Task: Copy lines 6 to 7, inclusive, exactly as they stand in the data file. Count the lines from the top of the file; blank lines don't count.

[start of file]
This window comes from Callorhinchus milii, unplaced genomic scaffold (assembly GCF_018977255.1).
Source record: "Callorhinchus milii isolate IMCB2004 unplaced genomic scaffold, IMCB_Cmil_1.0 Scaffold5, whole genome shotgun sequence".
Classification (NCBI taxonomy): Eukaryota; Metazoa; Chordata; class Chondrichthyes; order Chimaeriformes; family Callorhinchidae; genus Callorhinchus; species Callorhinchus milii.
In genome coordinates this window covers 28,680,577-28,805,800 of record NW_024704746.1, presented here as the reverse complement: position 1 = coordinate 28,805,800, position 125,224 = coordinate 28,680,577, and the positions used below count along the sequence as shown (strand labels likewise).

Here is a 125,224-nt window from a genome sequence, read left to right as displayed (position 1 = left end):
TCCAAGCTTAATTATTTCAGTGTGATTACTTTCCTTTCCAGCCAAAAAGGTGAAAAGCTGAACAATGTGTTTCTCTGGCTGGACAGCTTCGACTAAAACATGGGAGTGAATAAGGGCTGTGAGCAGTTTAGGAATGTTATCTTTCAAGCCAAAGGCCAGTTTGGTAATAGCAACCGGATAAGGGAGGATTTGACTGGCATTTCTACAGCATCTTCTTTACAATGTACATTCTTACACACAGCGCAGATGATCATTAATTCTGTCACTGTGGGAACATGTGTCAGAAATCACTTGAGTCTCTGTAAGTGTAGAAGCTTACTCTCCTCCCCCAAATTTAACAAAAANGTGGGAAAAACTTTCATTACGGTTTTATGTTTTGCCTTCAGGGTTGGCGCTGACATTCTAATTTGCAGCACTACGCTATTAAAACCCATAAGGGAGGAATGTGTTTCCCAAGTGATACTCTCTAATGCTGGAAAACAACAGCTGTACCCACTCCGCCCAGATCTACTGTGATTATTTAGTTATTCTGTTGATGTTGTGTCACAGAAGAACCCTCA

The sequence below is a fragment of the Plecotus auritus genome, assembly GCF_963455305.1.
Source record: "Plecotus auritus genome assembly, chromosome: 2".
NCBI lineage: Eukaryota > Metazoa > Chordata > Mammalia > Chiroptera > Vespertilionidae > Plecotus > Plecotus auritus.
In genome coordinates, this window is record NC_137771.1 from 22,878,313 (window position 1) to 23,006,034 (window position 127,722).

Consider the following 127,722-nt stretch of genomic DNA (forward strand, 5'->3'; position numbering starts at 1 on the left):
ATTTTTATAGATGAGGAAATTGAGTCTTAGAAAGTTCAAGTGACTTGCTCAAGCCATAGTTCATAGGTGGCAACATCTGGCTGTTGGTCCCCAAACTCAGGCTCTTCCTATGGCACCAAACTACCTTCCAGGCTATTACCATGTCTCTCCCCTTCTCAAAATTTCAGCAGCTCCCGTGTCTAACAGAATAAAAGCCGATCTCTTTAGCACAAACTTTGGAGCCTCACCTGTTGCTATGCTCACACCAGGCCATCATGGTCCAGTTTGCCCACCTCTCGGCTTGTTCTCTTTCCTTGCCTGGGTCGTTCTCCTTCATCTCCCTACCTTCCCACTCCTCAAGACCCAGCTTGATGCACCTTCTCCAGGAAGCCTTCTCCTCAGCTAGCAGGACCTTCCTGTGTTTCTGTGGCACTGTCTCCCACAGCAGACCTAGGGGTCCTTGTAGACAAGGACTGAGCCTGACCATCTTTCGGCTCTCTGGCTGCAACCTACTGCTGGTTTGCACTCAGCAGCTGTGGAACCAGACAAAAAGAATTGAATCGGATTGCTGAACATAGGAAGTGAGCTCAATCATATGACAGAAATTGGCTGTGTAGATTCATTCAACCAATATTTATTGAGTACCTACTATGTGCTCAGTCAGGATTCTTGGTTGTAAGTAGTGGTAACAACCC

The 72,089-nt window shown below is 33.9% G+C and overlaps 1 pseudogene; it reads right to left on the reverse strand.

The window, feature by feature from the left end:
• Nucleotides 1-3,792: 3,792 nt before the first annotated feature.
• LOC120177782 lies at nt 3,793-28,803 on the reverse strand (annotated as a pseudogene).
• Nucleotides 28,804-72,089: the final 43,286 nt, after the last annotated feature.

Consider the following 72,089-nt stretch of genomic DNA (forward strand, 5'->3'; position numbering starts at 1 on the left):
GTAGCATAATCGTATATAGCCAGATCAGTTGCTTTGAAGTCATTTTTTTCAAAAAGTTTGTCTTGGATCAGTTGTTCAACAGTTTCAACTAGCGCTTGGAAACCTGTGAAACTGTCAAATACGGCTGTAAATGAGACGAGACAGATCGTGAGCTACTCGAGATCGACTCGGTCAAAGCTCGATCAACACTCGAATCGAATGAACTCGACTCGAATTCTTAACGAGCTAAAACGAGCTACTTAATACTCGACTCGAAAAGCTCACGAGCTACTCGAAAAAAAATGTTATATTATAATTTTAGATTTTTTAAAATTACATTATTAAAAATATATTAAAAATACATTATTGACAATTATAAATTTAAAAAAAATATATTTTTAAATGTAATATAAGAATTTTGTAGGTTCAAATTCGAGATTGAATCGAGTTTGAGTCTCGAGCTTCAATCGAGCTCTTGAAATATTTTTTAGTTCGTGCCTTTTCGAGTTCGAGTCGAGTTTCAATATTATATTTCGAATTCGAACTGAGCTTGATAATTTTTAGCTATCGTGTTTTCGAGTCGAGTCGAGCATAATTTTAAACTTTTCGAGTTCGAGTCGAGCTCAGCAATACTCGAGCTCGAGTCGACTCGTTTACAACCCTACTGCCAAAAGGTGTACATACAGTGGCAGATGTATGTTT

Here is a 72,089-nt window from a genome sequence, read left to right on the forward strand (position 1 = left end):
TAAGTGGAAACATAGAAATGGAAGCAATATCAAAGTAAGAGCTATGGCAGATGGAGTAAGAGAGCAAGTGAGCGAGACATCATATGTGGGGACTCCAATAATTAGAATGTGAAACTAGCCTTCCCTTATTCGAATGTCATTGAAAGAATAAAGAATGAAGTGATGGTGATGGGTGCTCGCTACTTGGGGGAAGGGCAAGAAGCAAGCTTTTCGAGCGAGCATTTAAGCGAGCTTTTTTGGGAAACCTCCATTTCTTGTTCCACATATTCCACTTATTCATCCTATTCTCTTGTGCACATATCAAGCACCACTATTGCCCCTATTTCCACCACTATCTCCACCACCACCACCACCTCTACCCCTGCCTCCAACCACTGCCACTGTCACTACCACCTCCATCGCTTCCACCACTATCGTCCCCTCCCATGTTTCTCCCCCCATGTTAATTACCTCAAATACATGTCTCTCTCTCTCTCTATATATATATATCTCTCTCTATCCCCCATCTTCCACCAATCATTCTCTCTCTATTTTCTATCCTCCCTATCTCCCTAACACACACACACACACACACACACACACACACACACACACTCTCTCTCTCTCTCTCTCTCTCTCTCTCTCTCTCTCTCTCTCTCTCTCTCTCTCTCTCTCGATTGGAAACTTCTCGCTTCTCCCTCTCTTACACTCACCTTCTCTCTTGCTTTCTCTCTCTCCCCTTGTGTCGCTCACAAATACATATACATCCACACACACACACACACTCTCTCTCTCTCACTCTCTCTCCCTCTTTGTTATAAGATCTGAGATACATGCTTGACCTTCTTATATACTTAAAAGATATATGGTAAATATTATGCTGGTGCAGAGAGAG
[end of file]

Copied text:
TCCAAGCTTAATTATTTCAGTGTGATTACTTTCCTTTCCAGCCAAAAAGGTGAAAAGCTGAACAATGTGTTTCTCTGGCTGGACAGCTTCGACTAAAACATGGGAGTGAATAAGGGCTGTGAGCAGTTTAGGAATGTTATCTTTCAAGCCAAAGGCCAGTTTGGTAATAGCAACCGGATAAGGGAGGATTTGACTGGCATTTCTACAGCATCTTCTTTACAATGTACATTCTTACACACAGCGCAGATGATCATTAATTCTGTCACTGTGGGAACATGTGTCAGAAATCACTTGAGTCTCTGTAAGTGTAGAAGCTTACTCTCCTCCCCCAAATTTAACAAAAANGTGGGAAAAACTTTCATTACGGTTTTATGTTTTGCCTTCAGGGTTGGCGCTGACATTCTAATTTGCAGCACTACGCTATTAAAACCCATAAGGGAGGAATGTGTTTCCCAAGTGATACTCTCTAATGCTGGAAAACAACAGCTGTACCCACTCCGCCCAGATCTACTGTGATTATTTAGTTATTCTGTTGATGTTGTGTCACAGAAGAACCCTCA

The sequence below is a fragment of the Plecotus auritus genome, assembly GCF_963455305.1.